The Secret of Kells Review Picture


"The Secret of Kells" is a French-Belgian-Irish animated film released in 2009. The story of this film is a fictionalized account of the creation of the Book of Kells; an illuminated Gospel book written in Latin which contains the four Gospels of the New Testament. The movie is a delightful tale which blends history, mythology, and symbolism into an eye-popping feast for the soul.

This movie sports a rather colorful cast of characters who are as amusing as some of them are stereotypical. The diversity and spirited nature of the characters fills the story with a charming childlike warmth, and the humor some of the side characters provide helps to offset some of the more serious themes presented throughout the plot. It's such a shame most of them die come the dramatic climax.

One thing which I found quite interesting in this story was the overall disposition of Brendan's uncle, Abbot Cellach. From my experience dealing with "holy people" the Abbot of this tale has to be the most secular clergyman I've ever seen. He definitely doesn't strike me as a man of much faith, in fact, you could almost argue he has a severe lack of faith. Where many religious folk I've encountered put an overwhelming degree of faith in their "God" to protect them from all dangers, this dude is overcome with fear, and that fear is redirected into an unyielding obsession with fortifing the walls of his Abbey to try and keep out the vikings...a noble diligent effort which fails horribly.

The conflict between the Abbot's fear-driven obsession and his fellow clergymen's artistry could be seen as a symbolic struggle between primal fear and instinct against rationality and enlightenment. While the Abbot concerns himself with building a wall to lock the outside world out and his people in, his fellow clergymen strive to create books to illuminate the darkness of the world; for as they state early in the film "If there were no books all knowledge would be lost for eternity". Books give the world hope and enlightenment; through books beauty and knowledge can be spread around the world down through the ages.

Another similar sort of contrast I noticed lies in the unlikely friendship between Brendan and Aisling. Where Brendan is clearly Christian, Aisling being a fairy living in the forest may be seen as a symbolism for Druidism; she is even presented in a fashion which is very druidic (she's certainly not the cliche depiction we usually see of fairies in most fantasy movies). Their friendship portrays a tasteful symbolic union between two different faiths and lifestyles coming together on mutual terms of good will and compassion; a union from which both children learn from each other and grow stronger and wiser. It helps too that they are indeed children (though Aisling is likely hundreds of years old) and as such have not yet formulated the narrow-minded biases people generally adapt come their adulthood. This friendship gives rise to a touching display of love and loyalty best portrayed by my favorite part of the film; when Aisling sings and uses her magic to turn Pangur Bán into a spirit in order to steal the key from the Abbot's room to free certainly pays to have a fairy for a friend!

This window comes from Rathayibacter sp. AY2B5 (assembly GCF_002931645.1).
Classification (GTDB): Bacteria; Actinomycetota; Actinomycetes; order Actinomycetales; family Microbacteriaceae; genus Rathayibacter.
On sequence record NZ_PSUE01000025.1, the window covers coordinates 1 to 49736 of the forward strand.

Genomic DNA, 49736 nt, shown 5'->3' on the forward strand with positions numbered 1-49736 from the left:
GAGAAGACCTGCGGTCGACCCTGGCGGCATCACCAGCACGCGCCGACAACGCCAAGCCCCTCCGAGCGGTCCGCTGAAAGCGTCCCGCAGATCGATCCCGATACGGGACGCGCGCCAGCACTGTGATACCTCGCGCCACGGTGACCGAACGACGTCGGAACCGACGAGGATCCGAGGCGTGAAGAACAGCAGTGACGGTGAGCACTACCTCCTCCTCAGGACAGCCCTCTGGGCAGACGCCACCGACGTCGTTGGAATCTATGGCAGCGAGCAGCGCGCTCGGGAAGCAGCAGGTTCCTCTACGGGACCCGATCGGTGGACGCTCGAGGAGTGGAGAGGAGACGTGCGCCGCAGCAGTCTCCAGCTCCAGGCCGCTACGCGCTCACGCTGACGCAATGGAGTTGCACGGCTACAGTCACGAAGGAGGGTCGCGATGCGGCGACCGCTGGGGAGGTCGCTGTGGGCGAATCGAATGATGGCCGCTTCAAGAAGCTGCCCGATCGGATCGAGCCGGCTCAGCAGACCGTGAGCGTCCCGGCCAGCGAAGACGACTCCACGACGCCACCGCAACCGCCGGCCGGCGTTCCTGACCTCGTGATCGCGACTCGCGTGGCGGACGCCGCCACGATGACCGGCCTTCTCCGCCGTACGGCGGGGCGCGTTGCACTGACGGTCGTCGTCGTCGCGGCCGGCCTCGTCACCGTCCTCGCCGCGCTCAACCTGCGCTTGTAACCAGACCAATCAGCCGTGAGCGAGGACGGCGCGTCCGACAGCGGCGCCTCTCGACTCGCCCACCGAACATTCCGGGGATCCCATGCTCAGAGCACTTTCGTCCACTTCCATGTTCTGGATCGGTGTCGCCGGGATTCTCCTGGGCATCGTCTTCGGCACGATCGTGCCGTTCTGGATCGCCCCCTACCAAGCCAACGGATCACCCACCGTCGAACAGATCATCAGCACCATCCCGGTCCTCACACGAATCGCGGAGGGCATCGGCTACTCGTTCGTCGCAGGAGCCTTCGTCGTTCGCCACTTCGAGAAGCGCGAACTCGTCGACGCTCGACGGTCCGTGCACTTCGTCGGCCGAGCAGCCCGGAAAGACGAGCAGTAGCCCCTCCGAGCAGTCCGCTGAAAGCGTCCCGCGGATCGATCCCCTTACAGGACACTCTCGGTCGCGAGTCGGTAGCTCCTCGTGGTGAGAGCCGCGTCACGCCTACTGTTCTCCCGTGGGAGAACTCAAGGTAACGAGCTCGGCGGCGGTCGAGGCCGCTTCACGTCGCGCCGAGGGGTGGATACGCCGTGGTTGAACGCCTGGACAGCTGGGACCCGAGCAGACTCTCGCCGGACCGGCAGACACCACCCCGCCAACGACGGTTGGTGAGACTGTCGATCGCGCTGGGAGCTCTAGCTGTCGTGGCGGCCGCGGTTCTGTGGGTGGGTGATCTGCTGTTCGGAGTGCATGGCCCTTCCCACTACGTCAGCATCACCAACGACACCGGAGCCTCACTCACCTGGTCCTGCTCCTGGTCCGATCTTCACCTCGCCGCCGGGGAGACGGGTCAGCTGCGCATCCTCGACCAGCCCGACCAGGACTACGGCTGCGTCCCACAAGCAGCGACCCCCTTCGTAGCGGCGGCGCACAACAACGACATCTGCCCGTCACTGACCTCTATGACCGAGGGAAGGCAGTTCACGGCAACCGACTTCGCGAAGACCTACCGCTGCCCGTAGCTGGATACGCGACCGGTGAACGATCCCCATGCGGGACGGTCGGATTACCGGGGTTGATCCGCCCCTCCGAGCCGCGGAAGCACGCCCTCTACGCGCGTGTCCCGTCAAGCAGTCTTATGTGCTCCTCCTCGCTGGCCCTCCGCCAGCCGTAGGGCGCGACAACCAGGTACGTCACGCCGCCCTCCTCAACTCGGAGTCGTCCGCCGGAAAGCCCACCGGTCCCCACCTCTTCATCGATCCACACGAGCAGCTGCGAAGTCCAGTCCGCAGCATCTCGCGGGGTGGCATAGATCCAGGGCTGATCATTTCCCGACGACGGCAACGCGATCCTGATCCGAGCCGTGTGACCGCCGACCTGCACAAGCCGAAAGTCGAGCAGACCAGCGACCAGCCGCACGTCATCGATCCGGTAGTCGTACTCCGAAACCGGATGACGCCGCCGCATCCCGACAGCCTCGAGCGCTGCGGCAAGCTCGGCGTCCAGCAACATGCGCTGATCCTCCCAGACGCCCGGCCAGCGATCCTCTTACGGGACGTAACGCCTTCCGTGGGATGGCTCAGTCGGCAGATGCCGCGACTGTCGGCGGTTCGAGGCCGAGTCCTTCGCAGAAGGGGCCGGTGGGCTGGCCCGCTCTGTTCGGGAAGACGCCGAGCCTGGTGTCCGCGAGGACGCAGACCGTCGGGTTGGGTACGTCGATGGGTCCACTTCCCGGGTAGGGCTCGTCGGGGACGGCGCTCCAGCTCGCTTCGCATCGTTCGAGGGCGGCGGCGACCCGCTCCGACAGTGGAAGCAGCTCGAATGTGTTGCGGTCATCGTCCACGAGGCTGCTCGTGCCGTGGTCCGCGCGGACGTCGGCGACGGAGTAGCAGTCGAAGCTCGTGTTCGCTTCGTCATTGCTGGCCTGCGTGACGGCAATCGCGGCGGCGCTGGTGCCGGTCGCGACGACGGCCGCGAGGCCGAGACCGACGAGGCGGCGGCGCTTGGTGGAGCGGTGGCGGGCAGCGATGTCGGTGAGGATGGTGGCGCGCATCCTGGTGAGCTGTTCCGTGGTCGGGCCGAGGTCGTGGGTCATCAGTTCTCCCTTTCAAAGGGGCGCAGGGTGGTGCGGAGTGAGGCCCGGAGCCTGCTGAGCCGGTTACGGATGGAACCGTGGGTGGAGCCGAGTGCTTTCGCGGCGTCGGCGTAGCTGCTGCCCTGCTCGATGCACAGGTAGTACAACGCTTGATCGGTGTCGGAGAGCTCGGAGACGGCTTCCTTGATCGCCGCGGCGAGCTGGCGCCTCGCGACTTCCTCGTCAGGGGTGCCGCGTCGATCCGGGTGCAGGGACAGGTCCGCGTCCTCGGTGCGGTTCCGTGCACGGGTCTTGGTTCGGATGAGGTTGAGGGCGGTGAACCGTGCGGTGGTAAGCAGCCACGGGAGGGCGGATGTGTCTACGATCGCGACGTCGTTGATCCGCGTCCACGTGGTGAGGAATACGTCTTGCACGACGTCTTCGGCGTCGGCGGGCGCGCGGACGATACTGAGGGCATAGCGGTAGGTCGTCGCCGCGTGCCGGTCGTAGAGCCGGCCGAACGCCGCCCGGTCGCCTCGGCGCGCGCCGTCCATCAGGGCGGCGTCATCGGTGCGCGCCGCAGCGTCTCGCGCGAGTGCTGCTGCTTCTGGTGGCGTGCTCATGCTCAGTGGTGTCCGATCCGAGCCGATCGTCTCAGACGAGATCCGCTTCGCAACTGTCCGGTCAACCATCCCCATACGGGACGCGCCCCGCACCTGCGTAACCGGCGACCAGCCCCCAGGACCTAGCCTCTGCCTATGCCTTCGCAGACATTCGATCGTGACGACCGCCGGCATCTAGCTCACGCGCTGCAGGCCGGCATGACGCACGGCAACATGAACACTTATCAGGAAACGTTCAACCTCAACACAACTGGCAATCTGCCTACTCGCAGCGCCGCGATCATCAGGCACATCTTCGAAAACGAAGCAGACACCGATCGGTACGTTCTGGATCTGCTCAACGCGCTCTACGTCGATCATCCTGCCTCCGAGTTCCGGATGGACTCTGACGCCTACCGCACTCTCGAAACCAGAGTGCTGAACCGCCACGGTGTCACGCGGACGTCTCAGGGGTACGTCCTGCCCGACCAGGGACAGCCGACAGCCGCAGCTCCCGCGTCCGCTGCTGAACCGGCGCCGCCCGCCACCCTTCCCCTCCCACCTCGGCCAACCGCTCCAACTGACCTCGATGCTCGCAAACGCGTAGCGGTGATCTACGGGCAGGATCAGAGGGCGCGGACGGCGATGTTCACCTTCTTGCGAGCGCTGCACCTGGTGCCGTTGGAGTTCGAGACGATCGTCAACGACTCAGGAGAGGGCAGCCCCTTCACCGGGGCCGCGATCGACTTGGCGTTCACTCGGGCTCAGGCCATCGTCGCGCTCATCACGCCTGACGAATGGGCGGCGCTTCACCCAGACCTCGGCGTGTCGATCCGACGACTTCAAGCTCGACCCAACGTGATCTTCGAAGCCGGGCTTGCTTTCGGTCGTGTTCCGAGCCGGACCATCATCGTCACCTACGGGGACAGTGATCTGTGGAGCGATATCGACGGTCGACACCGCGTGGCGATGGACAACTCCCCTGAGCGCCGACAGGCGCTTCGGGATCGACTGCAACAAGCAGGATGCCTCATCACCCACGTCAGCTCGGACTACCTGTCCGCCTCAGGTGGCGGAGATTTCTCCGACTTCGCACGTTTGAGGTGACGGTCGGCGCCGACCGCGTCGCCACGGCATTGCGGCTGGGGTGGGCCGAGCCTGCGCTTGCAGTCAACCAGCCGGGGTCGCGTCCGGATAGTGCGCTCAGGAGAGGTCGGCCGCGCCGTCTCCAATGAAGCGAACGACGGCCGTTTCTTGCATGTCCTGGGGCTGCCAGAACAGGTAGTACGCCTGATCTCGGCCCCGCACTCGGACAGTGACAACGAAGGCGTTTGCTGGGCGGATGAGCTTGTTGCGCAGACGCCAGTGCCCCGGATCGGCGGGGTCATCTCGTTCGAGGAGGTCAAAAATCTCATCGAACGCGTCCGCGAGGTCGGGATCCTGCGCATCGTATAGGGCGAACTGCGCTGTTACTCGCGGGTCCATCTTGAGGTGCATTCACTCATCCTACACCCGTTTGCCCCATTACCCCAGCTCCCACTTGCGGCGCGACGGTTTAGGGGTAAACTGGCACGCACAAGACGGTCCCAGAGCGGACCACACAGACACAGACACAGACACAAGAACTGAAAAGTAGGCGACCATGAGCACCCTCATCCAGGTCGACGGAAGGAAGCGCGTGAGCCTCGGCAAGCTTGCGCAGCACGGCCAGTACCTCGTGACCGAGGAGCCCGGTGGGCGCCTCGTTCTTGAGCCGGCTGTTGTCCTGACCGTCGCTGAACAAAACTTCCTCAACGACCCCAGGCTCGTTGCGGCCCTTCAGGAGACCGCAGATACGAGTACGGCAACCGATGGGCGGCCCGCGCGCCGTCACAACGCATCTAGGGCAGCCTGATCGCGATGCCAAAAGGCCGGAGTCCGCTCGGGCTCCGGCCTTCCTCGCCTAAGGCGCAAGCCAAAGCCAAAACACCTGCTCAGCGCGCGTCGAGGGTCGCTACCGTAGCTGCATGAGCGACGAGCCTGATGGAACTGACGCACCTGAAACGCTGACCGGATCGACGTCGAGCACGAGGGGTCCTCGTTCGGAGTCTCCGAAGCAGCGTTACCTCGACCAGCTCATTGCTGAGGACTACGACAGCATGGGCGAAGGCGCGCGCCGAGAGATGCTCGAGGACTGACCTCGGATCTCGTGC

Yet another contrasting theme I notice embodied in this film is the contrast between the vikings' lust for greed and destruction and the clergymen's passion for art and creating beauty. And while on the topic of destruction versus creation, how ironic is it that the eye of Collum-Cille which is essential for the completion of the book was originally the eye of the devil god, Crom Cruach? For those who don't know, Crom Cruach was a pre-Christian Irish deity who was heavily associated with human sacrifice. Many depictions of Crom (especially in pop culture) portray him as a large serpent or wormlike beast, and I love how this movie's adaptation seems to pay subtle homage to the possible meaning of the creature's name. Crom's name is interpreted to mean something crooked or bent, and the filmmakers provide a subtle nod to this by depicting Crom as an astral serpent who's body bends at complete 90 degree angles as he moves. Heck, even the final battle between Brendan and Crom is a symbolic conflict between creation and destruction. When Brendan faces Crom in his lair in the Spirit World he uses his artistic talents and imagination to defeat the creature; ultimately leaving Crom to destroy himself in a fit of literal blind rage.

The thing I love most about this movie is the beautious art style and animation; not simply the look of the characters mind you, but the spectacular detail and color of the background and environments; the intricate patterns and shapes that adorn this movie throughout set my young heart on fire. It's a little bit like looking at an animated storybook. The only other animated masterpiece I've seen with art and animation so grand was in "The Thief and the Cobbler" which was released nearly 20 years earlier; a very underrated animated masterpiece with artistic designs every bit as marvelous as the ones I see in this film. This stands to reason of course, for as I found in my research, the filmmakers took inspiration from Richard Williams' "The Thief and the Cobbler" as well as Disney's Mulan and Studio Ghibli.

This movie is just filled with beautiful poetic symbolism! It's like the story was written by a novelist first before it was animated. This is what happens when you blend mind-blowing artistic craftsmanship with stellar storywritting. Truly we need more magnificent gems like this one, for animation these days has become plagued with a flood of unimpassioned trivialing tripe!
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